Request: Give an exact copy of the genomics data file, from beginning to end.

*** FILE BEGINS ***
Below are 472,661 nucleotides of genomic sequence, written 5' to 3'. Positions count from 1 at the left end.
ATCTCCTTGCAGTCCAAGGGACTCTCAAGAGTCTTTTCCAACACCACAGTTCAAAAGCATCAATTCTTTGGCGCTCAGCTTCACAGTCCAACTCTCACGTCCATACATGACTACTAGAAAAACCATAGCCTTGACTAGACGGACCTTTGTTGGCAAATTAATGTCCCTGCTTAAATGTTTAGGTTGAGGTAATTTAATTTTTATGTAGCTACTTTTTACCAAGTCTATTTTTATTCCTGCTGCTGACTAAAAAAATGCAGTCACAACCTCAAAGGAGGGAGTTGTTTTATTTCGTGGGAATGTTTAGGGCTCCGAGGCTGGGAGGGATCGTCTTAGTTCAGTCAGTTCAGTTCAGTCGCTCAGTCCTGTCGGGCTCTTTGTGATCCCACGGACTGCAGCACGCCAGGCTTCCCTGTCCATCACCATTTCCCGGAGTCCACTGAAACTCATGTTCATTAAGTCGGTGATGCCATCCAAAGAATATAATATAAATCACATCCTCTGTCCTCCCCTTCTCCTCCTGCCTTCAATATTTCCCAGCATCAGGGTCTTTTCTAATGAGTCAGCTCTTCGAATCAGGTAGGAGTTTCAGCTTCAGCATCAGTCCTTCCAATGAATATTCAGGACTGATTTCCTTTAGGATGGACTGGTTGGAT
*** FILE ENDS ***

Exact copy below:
Below are 472,661 nucleotides of genomic sequence, written 5' to 3'. Positions count from 1 at the left end.
ATCTCCTTGCAGTCCAAGGGACTCTCAAGAGTCTTTTCCAACACCACAGTTCAAAAGCATCAATTCTTTGGCGCTCAGCTTCACAGTCCAACTCTCACGTCCATACATGACTACTAGAAAAACCATAGCCTTGACTAGACGGACCTTTGTTGGCAAATTAATGTCCCTGCTTAAATGTTTAGGTTGAGGTAATTTAATTTTTATGTAGCTACTTTTTACCAAGTCTATTTTTATTCCTGCTGCTGACTAAAAAAATGCAGTCACAACCTCAAAGGAGGGAGTTGTTTTATTTCGTGGGAATGTTTAGGGCTCCGAGGCTGGGAGGGATCGTCTTAGTTCAGTCAGTTCAGTTCAGTCGCTCAGTCCTGTCGGGCTCTTTGTGATCCCACGGACTGCAGCACGCCAGGCTTCCCTGTCCATCACCATTTCCCGGAGTCCACTGAAACTCATGTTCATTAAGTCGGTGATGCCATCCAAAGAATATAATATAAATCACATCCTCTGTCCTCCCCTTCTCCTCCTGCCTTCAATATTTCCCAGCATCAGGGTCTTTTCTAATGAGTCAGCTCTTCGAATCAGGTAGGAGTTTCAGCTTCAGCATCAGTCCTTCCAATGAATATTCAGGACTGATTTCCTTTAGGATGGACTGGTTGGAT